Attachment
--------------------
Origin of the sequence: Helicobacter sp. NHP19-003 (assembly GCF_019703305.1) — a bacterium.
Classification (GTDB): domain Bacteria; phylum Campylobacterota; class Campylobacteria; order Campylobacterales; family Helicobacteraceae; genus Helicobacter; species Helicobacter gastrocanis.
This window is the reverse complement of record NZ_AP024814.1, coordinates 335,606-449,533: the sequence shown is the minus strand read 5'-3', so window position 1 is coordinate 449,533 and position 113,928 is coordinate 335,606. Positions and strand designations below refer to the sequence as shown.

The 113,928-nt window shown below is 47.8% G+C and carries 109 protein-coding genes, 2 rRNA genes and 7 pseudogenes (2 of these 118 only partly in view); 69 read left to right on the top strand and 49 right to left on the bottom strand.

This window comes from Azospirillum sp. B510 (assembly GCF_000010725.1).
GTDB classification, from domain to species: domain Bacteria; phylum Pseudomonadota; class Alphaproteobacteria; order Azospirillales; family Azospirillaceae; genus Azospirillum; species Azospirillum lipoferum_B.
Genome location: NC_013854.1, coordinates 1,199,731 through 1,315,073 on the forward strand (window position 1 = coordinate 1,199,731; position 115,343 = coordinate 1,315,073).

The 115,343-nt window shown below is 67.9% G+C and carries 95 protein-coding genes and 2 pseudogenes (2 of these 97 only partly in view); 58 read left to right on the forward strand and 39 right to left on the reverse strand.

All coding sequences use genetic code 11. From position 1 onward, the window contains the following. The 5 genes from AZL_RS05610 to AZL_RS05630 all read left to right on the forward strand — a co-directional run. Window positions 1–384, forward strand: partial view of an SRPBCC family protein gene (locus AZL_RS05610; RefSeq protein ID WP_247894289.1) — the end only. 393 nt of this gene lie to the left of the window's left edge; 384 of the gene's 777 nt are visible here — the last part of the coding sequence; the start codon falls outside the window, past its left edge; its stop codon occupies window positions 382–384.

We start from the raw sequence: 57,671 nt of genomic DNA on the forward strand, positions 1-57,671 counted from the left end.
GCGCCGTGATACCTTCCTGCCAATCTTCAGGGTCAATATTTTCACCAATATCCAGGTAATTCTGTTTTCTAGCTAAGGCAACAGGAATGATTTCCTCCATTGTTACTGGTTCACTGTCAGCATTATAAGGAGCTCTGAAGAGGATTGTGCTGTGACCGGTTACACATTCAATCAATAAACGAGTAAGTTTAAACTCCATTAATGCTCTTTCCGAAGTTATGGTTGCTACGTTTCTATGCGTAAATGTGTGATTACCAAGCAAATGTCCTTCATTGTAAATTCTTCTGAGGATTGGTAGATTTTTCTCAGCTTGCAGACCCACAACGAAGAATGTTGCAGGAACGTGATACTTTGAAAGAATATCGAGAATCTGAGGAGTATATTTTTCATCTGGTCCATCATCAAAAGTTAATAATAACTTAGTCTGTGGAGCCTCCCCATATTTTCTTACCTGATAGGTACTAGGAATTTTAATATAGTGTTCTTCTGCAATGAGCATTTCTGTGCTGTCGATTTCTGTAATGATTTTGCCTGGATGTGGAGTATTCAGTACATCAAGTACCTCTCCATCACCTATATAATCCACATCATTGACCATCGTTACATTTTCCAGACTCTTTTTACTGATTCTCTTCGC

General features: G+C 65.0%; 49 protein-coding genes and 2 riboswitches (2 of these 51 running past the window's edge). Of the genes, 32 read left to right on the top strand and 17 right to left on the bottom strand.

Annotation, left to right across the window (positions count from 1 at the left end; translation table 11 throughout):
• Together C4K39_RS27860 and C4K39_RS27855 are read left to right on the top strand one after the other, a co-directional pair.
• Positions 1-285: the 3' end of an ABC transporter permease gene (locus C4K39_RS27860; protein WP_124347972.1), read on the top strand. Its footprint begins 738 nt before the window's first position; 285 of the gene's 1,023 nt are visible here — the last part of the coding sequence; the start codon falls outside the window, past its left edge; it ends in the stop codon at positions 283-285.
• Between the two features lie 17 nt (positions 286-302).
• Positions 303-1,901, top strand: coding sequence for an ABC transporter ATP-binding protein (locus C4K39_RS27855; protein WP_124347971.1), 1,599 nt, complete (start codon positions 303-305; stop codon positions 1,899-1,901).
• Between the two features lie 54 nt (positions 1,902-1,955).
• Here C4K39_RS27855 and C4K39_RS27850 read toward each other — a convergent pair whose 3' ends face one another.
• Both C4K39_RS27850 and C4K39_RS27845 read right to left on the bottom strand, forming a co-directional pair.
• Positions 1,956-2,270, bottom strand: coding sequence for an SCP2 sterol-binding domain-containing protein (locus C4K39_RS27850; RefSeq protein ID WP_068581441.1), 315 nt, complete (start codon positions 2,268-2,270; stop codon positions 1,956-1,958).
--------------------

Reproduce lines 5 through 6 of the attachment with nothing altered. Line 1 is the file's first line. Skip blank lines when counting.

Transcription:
This window comes from Azospirillum sp. B510 (assembly GCF_000010725.1).
GTDB classification, from domain to species: domain Bacteria; phylum Pseudomonadota; class Alphaproteobacteria; order Azospirillales; family Azospirillaceae; genus Azospirillum; species Azospirillum lipoferum_B.